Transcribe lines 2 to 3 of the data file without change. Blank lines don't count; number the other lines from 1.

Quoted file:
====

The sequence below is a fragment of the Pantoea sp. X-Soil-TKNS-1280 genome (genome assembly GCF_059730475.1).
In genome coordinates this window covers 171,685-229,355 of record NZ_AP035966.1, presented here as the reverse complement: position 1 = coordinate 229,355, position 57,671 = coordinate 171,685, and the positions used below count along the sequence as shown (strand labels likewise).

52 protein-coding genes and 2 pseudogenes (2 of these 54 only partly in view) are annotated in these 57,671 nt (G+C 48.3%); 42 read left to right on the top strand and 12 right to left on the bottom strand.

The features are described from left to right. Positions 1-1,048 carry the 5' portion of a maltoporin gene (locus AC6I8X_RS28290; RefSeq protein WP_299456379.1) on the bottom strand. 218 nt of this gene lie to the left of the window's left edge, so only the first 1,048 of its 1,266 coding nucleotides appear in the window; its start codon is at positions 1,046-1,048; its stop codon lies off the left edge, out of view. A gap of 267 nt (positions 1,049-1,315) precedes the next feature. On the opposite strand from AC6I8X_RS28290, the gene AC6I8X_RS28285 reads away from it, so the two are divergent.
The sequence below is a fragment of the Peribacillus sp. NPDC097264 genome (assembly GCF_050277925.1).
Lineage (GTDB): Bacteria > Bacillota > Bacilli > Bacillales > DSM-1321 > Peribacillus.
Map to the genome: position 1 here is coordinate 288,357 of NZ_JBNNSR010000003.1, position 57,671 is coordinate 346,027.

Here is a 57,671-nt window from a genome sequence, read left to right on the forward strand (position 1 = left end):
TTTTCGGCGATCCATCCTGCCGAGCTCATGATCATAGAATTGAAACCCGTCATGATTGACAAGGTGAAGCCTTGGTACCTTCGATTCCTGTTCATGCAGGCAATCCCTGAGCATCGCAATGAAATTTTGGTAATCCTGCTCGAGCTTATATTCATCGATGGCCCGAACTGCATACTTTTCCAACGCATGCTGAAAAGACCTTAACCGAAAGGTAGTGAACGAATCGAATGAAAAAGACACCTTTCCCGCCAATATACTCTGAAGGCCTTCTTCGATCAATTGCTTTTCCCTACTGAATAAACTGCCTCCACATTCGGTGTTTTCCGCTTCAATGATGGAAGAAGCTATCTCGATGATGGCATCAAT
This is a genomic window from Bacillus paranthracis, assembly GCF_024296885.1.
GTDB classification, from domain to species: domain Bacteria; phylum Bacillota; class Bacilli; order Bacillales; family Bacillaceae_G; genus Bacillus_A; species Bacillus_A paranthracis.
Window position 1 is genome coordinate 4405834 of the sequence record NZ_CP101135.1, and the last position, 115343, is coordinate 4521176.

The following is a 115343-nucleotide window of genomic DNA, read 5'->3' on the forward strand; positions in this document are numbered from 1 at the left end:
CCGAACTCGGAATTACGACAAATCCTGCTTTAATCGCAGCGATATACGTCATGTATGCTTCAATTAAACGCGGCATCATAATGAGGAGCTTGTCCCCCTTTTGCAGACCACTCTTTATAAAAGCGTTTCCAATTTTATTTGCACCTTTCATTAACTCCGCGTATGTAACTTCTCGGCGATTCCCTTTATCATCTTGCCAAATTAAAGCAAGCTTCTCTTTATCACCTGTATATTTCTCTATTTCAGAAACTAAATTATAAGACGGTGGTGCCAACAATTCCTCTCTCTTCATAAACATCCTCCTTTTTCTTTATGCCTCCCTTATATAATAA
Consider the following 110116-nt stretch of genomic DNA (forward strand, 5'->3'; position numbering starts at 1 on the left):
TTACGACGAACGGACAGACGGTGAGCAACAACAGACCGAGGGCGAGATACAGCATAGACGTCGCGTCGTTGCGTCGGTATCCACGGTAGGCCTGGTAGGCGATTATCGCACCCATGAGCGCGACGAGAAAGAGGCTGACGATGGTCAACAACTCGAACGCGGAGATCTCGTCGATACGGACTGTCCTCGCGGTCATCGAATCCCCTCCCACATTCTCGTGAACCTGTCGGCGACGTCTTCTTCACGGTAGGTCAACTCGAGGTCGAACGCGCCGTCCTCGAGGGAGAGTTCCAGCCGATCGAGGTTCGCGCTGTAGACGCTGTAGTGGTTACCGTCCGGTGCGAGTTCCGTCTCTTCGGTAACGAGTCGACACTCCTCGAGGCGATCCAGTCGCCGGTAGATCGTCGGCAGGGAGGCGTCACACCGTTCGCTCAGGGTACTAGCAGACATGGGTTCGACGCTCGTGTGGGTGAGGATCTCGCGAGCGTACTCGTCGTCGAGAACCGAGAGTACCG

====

In genome coordinates this window covers 171,685-229,355 of record NZ_AP035966.1, presented here as the reverse complement: position 1 = coordinate 229,355, position 57,671 = coordinate 171,685, and the positions used below count along the sequence as shown (strand labels likewise).

52 protein-coding genes and 2 pseudogenes (2 of these 54 only partly in view) are annotated in these 57,671 nt (G+C 48.3%); 42 read left to right on the top strand and 12 right to left on the bottom strand.